Hello Kitty, whom many learned last week is a girl and not a cat, may be the queen of Japan’s cute characters, but she’s hardly the only one.
There are thousands, and they are ubiquitous: Long-time favorite Doraemon (who really is a cat) has a daily quiz in a national newspaper. Little monster Pikachu hosted a theme cafe in Tokyo this summer. Stress-relieving Rilakkuma (“relaxed bear”) dangles from teenage girls’ school bags.
Characters are not just for kids in Japan, but a part of business and social life. Some see Japan’s cute-craze, known as “kawaii,” as a sign of immaturity, but others say it’s rooted in a harmony-centered way of life that goes back to ancient animist traditions.
Japanese used to worship many gods, and portrayed ghosts as comical characters. In what is seen as the origin of Japanese manga, or comics, a set of 12th-century scroll paintings humorously portray frogs, rabbits and other animals in human activities, from sumo wrestling to temple worshipping.
Hello Kitty and Doraemon now face hordes of newcomers, many launched by municipal governments to promote tourism and local products. Regular “character summits” choose a national favorite. The market reached 2.3 trillion yen (USD23 billion) last year, according to think tank Yano Research Institute Ltd.
Here are a few that have risen above the crowd:
THE CAT THAT’S NOT
Created 40 years ago, Hello Kitty is made up of just a few simple strokes: two dots for eyes and a tiny circle for a nose, and no mouth. In contrast to expressive American characters such as Mickey Mouse and Garfield, Hello Kitty doesn’t show emotions, and the simplicity has attracted fans from children to street fashion devotees. An article in the Los Angeles Times last week created an Internet firestorm when it explained that the character is not a cat; many insisted she must be. Despite her cat-like ears and whiskers, she is a “cheerful girl with a gentle heart,” says the official website of her theme park, Sanrio Puroland. Born Kitty White in the suburbs of London, she weighs the same as three apples, enjoys baking cookies and dreams about becoming a poet or pianist.
A LOVABLE BEAR
Goofy black bear Kumamon is perhaps the most successful of the mushrooming new characters that seek to promote a locality in Japan. Its name means a native of Kumamoto, a prefecture in southern Japan, and the character was introduced on March 12, 2010, the day Japan’s high-speed bullet train entered full service in the south. The prefecture doesn’t charge a licensing fee to use Kumamon’s simple image, and experts say that has been a key to success. As the bear’s popularity grew, more and more companies wanted to cash in. Today it appears not only on Kumamoto souvenirs, but also on innumerable products including instant cup noodles, snacks and cosmetics.
NOT A BEAR BUT
A hyperactive Asian pear from the city of Funabashi, just outside Tokyo, has taken Japan by storm in the past year. Funassyi, a combination of Funabashi and the Japanese word for pear, is an exception to Japan’s more typically laid-back characters. In a bright yellow, stretchy bodysuit, the pear-fairy jumps up and down frantically and talks in a rapid-fire, high-pitched voice, shouting “nashi!” (pear) at the end of each sentence. Funassyi is not an authorized city mascot, but the product of an entertainer from Funabashi. Its popularity exploded after a tea commercial last year. Funassyi appears regularly on TV and is releasing a CD from Universal Music Japan. The character reportedly earned 200 million yen ($2 million) last year.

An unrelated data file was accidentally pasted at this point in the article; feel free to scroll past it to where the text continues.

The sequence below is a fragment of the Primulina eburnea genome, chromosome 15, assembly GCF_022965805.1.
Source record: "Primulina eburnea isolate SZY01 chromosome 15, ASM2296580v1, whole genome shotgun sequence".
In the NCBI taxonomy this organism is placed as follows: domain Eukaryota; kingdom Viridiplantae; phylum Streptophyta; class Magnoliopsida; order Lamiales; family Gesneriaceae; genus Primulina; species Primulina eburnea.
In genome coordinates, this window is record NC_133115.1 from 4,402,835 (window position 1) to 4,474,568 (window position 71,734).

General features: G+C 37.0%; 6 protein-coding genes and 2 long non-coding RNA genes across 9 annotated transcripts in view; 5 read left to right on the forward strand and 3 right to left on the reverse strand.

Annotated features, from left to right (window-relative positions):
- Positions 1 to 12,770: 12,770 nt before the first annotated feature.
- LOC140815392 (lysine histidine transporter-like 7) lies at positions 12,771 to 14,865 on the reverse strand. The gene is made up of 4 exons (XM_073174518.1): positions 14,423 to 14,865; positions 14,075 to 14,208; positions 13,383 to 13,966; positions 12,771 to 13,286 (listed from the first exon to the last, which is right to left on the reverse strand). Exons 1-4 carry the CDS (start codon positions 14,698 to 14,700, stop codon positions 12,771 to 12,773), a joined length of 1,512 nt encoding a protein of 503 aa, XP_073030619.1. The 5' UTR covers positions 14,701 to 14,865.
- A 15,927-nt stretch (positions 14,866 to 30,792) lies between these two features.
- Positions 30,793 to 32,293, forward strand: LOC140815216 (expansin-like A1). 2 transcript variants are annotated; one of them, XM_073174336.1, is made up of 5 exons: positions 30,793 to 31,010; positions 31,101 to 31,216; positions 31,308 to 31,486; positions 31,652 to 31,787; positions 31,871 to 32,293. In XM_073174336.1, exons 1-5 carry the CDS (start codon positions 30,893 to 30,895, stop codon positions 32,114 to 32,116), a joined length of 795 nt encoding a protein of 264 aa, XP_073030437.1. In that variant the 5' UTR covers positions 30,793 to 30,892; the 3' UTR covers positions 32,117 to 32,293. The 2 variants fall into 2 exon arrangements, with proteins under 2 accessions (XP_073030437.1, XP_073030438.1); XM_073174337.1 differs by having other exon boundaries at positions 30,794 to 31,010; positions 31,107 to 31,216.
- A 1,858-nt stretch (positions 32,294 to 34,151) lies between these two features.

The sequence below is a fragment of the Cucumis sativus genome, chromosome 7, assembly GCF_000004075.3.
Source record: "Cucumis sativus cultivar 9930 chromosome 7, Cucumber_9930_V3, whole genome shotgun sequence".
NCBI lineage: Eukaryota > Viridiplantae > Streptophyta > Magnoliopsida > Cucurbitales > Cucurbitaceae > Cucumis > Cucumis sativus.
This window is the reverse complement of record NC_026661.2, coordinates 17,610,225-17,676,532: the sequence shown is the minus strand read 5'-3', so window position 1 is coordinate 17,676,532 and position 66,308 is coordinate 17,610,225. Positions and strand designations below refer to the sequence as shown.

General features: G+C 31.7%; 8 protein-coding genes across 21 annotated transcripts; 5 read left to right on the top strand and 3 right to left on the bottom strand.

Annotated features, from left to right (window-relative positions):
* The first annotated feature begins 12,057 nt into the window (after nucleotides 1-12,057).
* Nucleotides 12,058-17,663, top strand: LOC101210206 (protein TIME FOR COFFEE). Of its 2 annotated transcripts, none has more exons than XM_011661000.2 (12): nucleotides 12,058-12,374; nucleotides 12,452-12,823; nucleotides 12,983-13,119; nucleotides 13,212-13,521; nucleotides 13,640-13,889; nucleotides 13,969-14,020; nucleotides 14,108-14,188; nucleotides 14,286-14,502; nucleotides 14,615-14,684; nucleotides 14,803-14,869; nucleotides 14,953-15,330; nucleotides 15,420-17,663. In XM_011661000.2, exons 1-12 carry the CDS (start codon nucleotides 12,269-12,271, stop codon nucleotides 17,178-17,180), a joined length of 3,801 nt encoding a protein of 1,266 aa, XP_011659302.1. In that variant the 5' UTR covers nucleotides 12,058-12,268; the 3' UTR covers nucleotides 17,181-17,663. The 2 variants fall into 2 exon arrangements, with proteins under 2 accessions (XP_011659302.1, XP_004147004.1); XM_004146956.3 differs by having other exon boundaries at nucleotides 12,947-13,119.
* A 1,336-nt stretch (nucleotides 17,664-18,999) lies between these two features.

Doraemon, a blue robotic cat from the 22nd century, started as a manga (comic) character in 1969. It has a four-dimensional pocket in its stomach with a seemingly endless supply of items to help its friends. Among them are a “time machine” and “anywhere door” that allows them to travel wherever and to any time period they wish. Doraemon is popular in many parts of the world, including Asia and Latin America, but the television cartoon series didn’t debut in the U.S. until this year. Adaptations for an American audience included simplifying the names of two boy characters from Nobita Nobi to “Noby,” and Gian to “Big G,” and replacing Japanese yen with U.S. dollars.
The “relaxing bear” is usually seen lounging on a yellow bean bag, sometimes nibbling on snacks, demonstrating an ultimate stress-free lifestyle. The roommate of a 25-year-old female office worker, Rilakkuma’s gentle words such as “sleep and reset” and “let’s worry when that happens” have been compiled in a series of popular books, serving as remedies for stressed-out Japan. Created by San-X, a Tokyo-based character-oriented stationary and gift company, Rilakkuma has raked in more than 10 billion yen ($100 million) from stationary, clothing and book sales since its 2003 debut.
A chubby yellow mutant rodent, Pikachu is the most popular of more than 400 monsters in the Nintendo video game series Pokemon. The series started in 1996 as a pair of game titles for hand-held player Game Boy, and has evolved into playing cards, animation, video games and movies. Pikachu makes frequent public appearances in Japan, especially during summer school break. Besides the theme cafe in Tokyo’s fashionable Roppongi Hills shopping complex, hundreds of Pikachus swarmed into Yokohama in mid-August in a “Pikachu outbreak” event.
THE NEXT BIG THING?
Japan’s latest sensation, Youkai Watch started as a video game, and went big in January with the launch of a cartoon on TV. The story centers on teenage protagonists and their encounters with more than 250 characters, including the popular twin-tail cat Jibanyan and floating spirit Whisper. Children collect special coins to call up their favorite specters on arcade game machines. Many of the coins have sold out, and children and their parents waited for hours in long lines outside stores when new coins and related toys went on sale in early August. AP